“Dravet syndrome is one of the most catastrophic types of epilepsy in children and safe and effective treatments are desperately needed. We are thrilled to learn of these positive results, which bring much needed hope to the children and families who have been living with these debilitating seizures,” said Mary Anne Meskis, Executive Director of the Dravet Syndrome Foundation.
The Phase 3 study randomized 120 patients into two arms, Epidiolex 20mg/kg/day (n=61) and placebo (n=59). Epidiolex or placebo was added to current anti-epileptic drug (AED) treatment regimens. On average, patients were taking approximately 3 AEDs, having previously tried and failed an average of more than 4 other AEDs. The average age of trial participants was 10 years and 30 percent of patients were less than 6 years of age. The median baseline convulsive seizure frequency per month was 13.
The primary efficacy endpoint was a comparison between Epidiolex and placebo measuring the percentage change in the monthly frequency of convulsive seizures during the 14-week treatment period compared with the 4-week baseline observation period. In this study, patients taking Epidiolex achieved a median reduction in monthly convulsive seizures of 39 percent compared with a reduction on placebo of 13 percent, which was highly statistically significant (p=0.01). A series of sensitivity analyses of the primary endpoint confirmed the robustness of this result. The difference between Epidiolex and placebo emerged during the first month of treatment and was sustained during the entire treatment period.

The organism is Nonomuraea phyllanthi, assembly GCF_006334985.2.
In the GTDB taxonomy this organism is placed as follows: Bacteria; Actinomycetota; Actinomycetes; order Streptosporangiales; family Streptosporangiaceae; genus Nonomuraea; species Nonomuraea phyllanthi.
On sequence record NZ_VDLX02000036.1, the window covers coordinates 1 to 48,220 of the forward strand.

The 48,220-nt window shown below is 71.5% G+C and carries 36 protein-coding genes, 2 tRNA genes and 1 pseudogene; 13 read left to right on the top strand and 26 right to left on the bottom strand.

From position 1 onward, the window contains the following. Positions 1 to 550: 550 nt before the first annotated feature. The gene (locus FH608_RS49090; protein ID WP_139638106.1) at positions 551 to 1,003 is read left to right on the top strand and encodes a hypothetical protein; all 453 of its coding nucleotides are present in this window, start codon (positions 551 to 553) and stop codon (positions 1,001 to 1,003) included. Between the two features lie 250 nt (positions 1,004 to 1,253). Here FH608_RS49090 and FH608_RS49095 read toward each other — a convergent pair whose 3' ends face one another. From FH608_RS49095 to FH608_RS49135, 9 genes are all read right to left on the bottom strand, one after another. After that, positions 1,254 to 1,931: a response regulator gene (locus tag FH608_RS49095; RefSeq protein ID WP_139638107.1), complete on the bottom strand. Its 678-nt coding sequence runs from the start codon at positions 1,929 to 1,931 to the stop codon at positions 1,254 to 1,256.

Results from secondary efficacy endpoints reinforced the overall effectiveness observed with Epidiolex.
Epidiolex was generally well tolerated in this study. The most common adverse events (occurring in greater than ten percent of Epidiolex-treated patients) were: somnolence, diarrhea, decreased appetite, fatigue, pyrexia, vomiting, lethargy, upper respiratory tract infection and convulsion. Of those patients on Epidiolex that reported an adverse event, 84 percent reported it to be mild or moderate. Ten patients on Epidiolex experienced a serious adverse event compared with three patients on placebo. Eight patients on Epidiolex discontinued treatment due to adverse events compared with one patient on placebo.